YOYNE RODINOV (1911-May 8, 1970)
He was a journalist, born in Riga where he spent almost his entire life. He published images, reportage pieces, and bibliographical information about Yiddish books in the Soviet Union, meetings with Yiddish writers and artists, and after the war—about Jewish heroes in the battles against the Nazis. He wrote for the Yiddish press in Latvia and other countries. During WWII he was evacuated before returning home afterward, but there was at that point no Yiddish press in Riga. He thus went to work for the Latvian press and published articles and reportage pieces in Eynikeyt (Unity) in Moscow. He was purged in 1949 and sent to a Soviet camp. He was rehabilitated in 1956 and once again returned to Riga. In 1958 and 1961, the Warsaw newspaper Folks-shtime (People’s voice) announced that journalist Rodinov had prepared a work on the destruction of the Jewish communities in Latvia and completed a piece of research on the fighting organizations in the Riga ghetto and in the concentration camps in the Baltic republics. These works, however, were not published. He only made use of a few episodes from his journalism which were published in Yiddish newspapers in various countries. He died in Riga.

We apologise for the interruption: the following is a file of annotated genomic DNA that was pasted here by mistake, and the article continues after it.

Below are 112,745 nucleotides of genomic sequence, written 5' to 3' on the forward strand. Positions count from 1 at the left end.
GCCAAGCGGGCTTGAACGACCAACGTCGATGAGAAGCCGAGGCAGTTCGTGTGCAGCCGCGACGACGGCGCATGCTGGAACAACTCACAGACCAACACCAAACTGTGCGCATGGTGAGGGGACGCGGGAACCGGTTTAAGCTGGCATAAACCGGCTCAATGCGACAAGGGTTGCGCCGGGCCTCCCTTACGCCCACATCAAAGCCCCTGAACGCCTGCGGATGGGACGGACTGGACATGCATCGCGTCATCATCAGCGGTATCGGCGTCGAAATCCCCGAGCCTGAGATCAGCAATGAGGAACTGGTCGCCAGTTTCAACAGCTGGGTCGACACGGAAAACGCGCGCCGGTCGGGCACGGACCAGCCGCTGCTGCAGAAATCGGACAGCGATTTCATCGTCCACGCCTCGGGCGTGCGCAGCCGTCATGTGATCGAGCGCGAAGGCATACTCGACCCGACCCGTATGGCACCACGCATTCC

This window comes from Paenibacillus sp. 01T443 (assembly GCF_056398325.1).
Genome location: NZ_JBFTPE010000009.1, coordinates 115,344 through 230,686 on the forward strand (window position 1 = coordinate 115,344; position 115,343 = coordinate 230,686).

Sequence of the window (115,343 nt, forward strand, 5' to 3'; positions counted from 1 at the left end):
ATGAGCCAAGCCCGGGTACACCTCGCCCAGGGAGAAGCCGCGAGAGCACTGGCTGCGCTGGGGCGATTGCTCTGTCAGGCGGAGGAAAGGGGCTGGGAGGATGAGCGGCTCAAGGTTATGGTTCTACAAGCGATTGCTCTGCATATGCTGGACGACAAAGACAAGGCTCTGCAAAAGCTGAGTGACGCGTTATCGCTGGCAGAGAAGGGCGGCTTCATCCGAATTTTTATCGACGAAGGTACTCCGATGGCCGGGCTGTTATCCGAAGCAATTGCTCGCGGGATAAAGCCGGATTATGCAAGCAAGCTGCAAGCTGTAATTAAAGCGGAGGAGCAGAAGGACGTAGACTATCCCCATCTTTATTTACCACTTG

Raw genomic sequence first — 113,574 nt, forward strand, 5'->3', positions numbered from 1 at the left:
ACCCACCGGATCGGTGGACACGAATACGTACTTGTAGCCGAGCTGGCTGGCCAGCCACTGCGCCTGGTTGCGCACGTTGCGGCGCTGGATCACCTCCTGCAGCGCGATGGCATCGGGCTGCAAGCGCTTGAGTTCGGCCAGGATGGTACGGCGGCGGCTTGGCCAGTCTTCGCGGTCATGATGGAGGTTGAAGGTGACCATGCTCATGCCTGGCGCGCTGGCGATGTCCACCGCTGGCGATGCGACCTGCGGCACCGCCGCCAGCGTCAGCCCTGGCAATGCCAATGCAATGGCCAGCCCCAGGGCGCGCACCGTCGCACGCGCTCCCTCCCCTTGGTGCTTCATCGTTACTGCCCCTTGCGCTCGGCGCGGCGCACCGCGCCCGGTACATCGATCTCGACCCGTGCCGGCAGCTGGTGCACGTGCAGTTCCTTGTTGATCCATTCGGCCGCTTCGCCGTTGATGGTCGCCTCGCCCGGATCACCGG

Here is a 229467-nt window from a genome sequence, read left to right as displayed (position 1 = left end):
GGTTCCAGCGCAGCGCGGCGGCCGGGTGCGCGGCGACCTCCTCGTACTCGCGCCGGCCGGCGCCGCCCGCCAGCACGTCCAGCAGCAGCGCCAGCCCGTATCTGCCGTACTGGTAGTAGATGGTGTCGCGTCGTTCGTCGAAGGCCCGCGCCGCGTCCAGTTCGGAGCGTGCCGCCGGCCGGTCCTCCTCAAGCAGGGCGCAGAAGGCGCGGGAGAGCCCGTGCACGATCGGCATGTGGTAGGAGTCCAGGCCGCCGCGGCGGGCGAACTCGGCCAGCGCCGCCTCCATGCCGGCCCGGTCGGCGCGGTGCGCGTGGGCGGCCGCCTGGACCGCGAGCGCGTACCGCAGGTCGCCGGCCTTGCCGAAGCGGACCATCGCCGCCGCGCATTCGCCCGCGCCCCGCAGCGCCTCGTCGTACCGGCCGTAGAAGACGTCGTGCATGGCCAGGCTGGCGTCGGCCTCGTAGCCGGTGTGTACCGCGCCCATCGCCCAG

Sources: Folks-shtime (Warsaw) (December 27, 1969; June 20, 1970 [obituary]); M. Altshuler, Yahadut berit-hamoatsot baaspaklarya shel itonut yidish bepolin, bibliyografya 1945-1970 (The Jews of the Soviet Union from the perspective of the Yiddish press in Poland, bibliography) (Jerusalem, 1975), see index.
[Additional information from: Chaim Beider, Leksikon fun yidishe shrayber in ratn-farband (Biographical dictionary of Yiddish writers in the Soviet Union), ed. Boris Sandler and Gennady Estraikh (New York: Congress for Jewish Culture, Inc., 2011), p. 347.]